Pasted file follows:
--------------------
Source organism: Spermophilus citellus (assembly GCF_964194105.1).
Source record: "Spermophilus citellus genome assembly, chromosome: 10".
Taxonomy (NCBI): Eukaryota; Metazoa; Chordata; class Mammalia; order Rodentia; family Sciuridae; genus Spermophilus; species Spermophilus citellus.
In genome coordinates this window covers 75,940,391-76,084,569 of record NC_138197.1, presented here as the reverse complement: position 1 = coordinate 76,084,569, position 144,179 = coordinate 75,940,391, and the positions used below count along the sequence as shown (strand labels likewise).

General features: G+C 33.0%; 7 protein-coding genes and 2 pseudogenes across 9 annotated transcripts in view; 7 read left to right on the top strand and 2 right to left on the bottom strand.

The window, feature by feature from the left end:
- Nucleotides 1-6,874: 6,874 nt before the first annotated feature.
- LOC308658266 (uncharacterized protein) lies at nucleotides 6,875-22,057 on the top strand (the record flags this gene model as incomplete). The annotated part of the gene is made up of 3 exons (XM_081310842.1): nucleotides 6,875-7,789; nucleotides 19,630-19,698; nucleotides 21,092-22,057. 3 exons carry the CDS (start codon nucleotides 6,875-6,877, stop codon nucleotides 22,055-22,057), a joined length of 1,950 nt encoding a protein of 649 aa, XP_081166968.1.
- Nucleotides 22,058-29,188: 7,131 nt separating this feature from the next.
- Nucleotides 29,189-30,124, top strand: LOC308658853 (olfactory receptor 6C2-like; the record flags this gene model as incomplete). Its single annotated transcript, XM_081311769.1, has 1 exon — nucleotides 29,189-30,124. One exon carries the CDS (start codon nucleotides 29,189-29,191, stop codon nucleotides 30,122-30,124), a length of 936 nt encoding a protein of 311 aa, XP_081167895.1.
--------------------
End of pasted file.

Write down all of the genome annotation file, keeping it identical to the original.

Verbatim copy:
Source organism: Spermophilus citellus (assembly GCF_964194105.1).
Source record: "Spermophilus citellus genome assembly, chromosome: 10".
Taxonomy (NCBI): Eukaryota; Metazoa; Chordata; class Mammalia; order Rodentia; family Sciuridae; genus Spermophilus; species Spermophilus citellus.
In genome coordinates this window covers 75,940,391-76,084,569 of record NC_138197.1, presented here as the reverse complement: position 1 = coordinate 76,084,569, position 144,179 = coordinate 75,940,391, and the positions used below count along the sequence as shown (strand labels likewise).

General features: G+C 33.0%; 7 protein-coding genes and 2 pseudogenes across 9 annotated transcripts in view; 7 read left to right on the top strand and 2 right to left on the bottom strand.

The window, feature by feature from the left end:
- Nucleotides 1-6,874: 6,874 nt before the first annotated feature.
- LOC308658266 (uncharacterized protein) lies at nucleotides 6,875-22,057 on the top strand (the record flags this gene model as incomplete). The annotated part of the gene is made up of 3 exons (XM_081310842.1): nucleotides 6,875-7,789; nucleotides 19,630-19,698; nucleotides 21,092-22,057. 3 exons carry the CDS (start codon nucleotides 6,875-6,877, stop codon nucleotides 22,055-22,057), a joined length of 1,950 nt encoding a protein of 649 aa, XP_081166968.1.
- Nucleotides 22,058-29,188: 7,131 nt separating this feature from the next.
- Nucleotides 29,189-30,124, top strand: LOC308658853 (olfactory receptor 6C2-like; the record flags this gene model as incomplete). Its single annotated transcript, XM_081311769.1, has 1 exon — nucleotides 29,189-30,124. One exon carries the CDS (start codon nucleotides 29,189-29,191, stop codon nucleotides 30,122-30,124), a length of 936 nt encoding a protein of 311 aa, XP_081167895.1.